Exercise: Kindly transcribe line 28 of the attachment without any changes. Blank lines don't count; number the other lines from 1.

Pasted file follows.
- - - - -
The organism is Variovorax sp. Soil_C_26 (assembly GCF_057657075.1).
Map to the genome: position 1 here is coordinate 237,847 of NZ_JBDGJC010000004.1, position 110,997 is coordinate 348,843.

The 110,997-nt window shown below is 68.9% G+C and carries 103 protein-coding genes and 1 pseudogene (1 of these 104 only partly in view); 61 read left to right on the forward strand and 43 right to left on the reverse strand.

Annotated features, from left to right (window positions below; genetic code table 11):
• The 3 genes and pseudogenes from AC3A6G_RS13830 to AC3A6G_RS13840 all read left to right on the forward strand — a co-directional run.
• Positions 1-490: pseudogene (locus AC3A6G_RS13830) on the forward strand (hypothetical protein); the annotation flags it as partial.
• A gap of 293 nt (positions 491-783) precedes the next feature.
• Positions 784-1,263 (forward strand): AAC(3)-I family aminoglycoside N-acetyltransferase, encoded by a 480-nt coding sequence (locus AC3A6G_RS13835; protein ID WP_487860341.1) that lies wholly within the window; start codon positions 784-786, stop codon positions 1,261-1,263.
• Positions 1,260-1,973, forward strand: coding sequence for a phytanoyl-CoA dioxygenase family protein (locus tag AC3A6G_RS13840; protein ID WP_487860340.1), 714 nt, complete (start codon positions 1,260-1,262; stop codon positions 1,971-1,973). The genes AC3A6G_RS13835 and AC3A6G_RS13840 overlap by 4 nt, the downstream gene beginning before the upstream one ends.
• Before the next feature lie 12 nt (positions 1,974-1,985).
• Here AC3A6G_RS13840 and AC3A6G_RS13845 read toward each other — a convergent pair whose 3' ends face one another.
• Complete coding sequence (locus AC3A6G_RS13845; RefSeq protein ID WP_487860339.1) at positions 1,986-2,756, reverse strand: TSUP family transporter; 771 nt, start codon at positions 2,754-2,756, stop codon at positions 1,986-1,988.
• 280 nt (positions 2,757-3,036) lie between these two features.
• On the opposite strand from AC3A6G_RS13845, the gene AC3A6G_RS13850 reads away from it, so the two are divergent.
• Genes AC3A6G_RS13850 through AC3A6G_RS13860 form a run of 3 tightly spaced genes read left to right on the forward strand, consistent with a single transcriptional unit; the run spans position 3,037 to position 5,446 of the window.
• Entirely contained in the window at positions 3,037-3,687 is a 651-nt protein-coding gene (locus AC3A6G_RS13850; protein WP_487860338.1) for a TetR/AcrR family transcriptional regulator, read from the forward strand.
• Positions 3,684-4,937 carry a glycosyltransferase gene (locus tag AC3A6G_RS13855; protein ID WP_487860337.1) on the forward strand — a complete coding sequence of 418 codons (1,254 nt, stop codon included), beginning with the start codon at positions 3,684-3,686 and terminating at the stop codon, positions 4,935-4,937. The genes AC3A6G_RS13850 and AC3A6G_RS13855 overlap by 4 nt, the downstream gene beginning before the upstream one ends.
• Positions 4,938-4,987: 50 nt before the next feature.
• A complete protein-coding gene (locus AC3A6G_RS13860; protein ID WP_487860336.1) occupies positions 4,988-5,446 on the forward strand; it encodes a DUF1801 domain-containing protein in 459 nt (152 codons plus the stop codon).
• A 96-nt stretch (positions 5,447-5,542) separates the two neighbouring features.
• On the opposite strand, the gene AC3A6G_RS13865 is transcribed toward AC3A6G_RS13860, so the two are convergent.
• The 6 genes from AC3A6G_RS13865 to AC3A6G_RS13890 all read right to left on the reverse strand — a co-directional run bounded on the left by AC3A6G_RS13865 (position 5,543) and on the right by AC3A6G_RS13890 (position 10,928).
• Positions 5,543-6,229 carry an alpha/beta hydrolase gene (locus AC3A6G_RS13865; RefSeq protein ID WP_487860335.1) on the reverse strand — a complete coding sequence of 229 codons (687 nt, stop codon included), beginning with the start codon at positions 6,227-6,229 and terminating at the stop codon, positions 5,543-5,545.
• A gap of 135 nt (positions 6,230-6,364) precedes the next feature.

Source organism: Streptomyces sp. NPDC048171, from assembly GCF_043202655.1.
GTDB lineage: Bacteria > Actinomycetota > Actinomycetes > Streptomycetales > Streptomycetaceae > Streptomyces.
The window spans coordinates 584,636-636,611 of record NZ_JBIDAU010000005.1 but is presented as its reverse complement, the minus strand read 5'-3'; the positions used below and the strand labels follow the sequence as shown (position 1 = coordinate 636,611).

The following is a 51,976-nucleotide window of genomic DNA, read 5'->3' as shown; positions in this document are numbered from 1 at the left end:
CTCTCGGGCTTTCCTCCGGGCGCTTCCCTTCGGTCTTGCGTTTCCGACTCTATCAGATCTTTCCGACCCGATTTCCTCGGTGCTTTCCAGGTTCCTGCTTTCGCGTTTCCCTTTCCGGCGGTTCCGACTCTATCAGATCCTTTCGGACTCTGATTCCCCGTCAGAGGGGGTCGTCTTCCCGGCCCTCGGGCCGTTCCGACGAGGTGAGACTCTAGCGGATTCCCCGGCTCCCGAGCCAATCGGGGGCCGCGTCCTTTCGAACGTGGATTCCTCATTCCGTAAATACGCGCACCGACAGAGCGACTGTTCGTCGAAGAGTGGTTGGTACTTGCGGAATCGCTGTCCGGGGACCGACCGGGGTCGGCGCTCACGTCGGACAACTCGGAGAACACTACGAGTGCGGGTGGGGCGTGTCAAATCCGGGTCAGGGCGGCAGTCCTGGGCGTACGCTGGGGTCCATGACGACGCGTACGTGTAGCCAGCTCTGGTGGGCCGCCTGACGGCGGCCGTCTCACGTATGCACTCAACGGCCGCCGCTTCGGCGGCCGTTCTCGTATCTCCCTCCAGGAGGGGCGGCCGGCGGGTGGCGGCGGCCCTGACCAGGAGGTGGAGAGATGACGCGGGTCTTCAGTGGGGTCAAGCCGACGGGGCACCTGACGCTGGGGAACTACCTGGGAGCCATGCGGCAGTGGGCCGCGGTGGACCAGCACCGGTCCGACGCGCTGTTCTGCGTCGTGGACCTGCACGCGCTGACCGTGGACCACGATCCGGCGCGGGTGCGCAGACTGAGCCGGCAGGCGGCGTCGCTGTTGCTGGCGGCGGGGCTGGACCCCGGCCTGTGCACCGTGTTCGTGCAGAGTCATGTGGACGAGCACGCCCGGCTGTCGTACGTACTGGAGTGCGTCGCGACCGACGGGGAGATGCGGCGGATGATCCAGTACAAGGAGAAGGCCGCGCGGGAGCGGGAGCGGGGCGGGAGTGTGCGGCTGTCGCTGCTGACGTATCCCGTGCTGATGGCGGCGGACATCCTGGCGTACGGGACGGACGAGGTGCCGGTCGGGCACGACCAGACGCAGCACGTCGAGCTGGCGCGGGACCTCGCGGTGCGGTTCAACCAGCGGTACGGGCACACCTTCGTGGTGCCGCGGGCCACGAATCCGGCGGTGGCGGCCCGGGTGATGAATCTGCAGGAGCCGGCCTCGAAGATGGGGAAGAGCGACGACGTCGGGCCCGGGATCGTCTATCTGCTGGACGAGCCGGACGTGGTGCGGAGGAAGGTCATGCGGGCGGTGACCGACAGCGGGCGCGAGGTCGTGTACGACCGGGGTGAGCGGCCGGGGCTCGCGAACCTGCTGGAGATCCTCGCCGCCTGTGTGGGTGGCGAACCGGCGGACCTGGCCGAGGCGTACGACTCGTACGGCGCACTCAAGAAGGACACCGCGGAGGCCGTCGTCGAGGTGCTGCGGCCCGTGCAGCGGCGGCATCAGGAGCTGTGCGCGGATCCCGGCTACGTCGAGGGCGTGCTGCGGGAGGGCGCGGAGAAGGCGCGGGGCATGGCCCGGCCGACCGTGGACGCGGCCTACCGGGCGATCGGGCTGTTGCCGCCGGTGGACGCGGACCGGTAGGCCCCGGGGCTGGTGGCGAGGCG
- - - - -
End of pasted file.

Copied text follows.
The following is a 51,976-nucleotide window of genomic DNA, read 5'->3' as shown; positions in this document are numbered from 1 at the left end: